Inside, the premium air continues with typical high levels of German build quality, quite a step above the American-market Jetta and Passat. My 2.0T Sport Plus tester was decked out in a Desert Beige/Black leatherette material called V-Tex, a synthetic material said to be more durable than standard leather. Just tell your passengers it’s leather and they won’t know the difference. While most surfaces were buttery soft and premium feeling, some of the plastic aluminum accents felt a bit tinny and out of place in such a stylish cabin. The heated front seats are comfortable, supportive and power adjustable with good spacing for passengers. Rear accommodations are less so, befitting the CC’s fashion-first mission. While leg space was just about adequate, my head touched the headliner and the amount of room wouldn’t lend itself to comfortable three-abreast seating for anything above short trips. The seating position also places you low in the cabin with the window-line high up. Claustrophobia-prone passengers need not apply. Another thing regarding the rear seats: unlike the first-generation CC, the refreshed model now ditches the central rear divider for a slightly raised center seat, allowing a third passenger to ride.. The original two-place rear seating might have enhanced the look of the interior but many customers rejected the car because of the lack of a third seat. With this option, sales have picked up to the point where even the European CC now offers rear seating for three. However, even with this new feature, your three adult rear passengers will hate you after a road trip from Miami to Orlando. Small kids should be fine if they’re not claustrophobic. Or you can just buy the Passat next door.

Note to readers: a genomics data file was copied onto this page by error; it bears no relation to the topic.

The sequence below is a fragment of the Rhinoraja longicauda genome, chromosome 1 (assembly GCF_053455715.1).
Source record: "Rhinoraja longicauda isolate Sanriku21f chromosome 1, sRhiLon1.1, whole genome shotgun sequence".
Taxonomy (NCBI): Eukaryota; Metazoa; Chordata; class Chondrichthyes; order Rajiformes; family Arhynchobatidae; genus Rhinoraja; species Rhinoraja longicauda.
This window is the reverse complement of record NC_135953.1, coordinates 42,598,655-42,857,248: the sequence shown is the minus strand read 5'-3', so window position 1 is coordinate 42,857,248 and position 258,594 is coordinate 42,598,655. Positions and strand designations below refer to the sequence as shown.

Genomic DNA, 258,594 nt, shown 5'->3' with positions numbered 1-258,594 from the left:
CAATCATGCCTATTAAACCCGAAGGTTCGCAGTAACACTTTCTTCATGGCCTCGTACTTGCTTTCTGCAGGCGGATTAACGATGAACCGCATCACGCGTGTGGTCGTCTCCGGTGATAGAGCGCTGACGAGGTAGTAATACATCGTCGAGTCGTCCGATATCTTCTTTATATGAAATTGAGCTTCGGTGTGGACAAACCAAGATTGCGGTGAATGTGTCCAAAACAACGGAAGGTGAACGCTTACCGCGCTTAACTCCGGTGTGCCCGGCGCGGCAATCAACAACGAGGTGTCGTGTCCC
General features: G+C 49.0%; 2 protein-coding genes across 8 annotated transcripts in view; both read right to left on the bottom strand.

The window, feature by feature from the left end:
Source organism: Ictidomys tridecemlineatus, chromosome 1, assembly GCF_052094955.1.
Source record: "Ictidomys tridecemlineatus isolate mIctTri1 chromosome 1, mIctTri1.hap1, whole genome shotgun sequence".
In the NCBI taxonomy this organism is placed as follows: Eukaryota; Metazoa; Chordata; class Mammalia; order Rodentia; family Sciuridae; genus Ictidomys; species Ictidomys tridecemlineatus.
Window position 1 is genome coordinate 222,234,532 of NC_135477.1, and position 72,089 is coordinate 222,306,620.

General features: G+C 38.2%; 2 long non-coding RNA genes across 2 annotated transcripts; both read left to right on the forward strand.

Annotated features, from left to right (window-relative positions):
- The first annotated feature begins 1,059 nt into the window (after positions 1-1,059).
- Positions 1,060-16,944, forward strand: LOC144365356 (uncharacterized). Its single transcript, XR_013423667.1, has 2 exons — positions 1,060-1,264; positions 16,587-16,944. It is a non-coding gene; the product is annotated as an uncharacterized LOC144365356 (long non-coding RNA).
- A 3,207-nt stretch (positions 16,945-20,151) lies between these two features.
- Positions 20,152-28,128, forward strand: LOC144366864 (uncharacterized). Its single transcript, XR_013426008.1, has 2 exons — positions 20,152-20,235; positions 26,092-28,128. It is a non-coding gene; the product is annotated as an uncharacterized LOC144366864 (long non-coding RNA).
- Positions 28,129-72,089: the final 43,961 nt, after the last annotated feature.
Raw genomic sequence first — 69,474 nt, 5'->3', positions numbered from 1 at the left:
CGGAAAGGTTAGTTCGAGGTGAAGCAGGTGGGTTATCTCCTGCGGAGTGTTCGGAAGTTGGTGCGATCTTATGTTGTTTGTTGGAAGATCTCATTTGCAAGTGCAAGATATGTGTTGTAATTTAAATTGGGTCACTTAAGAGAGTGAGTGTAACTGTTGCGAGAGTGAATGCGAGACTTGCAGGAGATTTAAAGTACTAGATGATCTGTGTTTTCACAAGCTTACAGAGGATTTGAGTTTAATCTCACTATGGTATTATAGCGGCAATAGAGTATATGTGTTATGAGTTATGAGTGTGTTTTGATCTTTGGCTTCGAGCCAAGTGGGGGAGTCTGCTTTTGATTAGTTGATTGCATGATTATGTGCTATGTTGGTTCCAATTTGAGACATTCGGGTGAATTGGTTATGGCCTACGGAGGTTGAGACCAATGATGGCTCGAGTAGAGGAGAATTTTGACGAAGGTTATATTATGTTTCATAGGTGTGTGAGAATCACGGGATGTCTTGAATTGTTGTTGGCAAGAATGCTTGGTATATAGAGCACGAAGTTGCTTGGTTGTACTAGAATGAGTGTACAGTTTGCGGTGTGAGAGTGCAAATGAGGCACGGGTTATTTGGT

As the name suggests, Volkswagen’s well regarded turbocharged 2.0 liter direct-injected four cylinder provides the motivation for this tester with output figures of 200hp and 207lb-ft of torque, channeled to the front wheels via a 6-speed DSG dual-clutch transmission. Now these figures might sound measly, but having driven a 2006 GTI so equipped, I wasn’t in the least surprised at the ample power at hand. Where the 2.0T proved outright fun in the lighter Golf variant, in the CC it was more than adequate. Torque delivery is quite flat and readily available throughout the rev band, with just the slightest hint of turbo lag, while shifts were typical-DSG smooth and imperceptible. At normal cruise, engine noise was kept mostly at bay with the only sound penetrating the interior being tire noise. While not deafening, it was noticeable enough but easily drowned out by the excellent 10-speaker sound system. Kick the spurs and the transmission will quickly ratchet down multiple gears to get the 2.0T in its sweet spot for almost instant forward thrust. Slip the selector into S mode and the transmission will hold gears all the way to redline, even anticipating a downshift when slowing for a corner. The driver can also take manual control via the gear lever, although for a car with the “Sport Plus” trim, paddle shifters are a curious omission. With a 0-60 time of just over 6 seconds, the 2.0T should satisfy the majority of customers.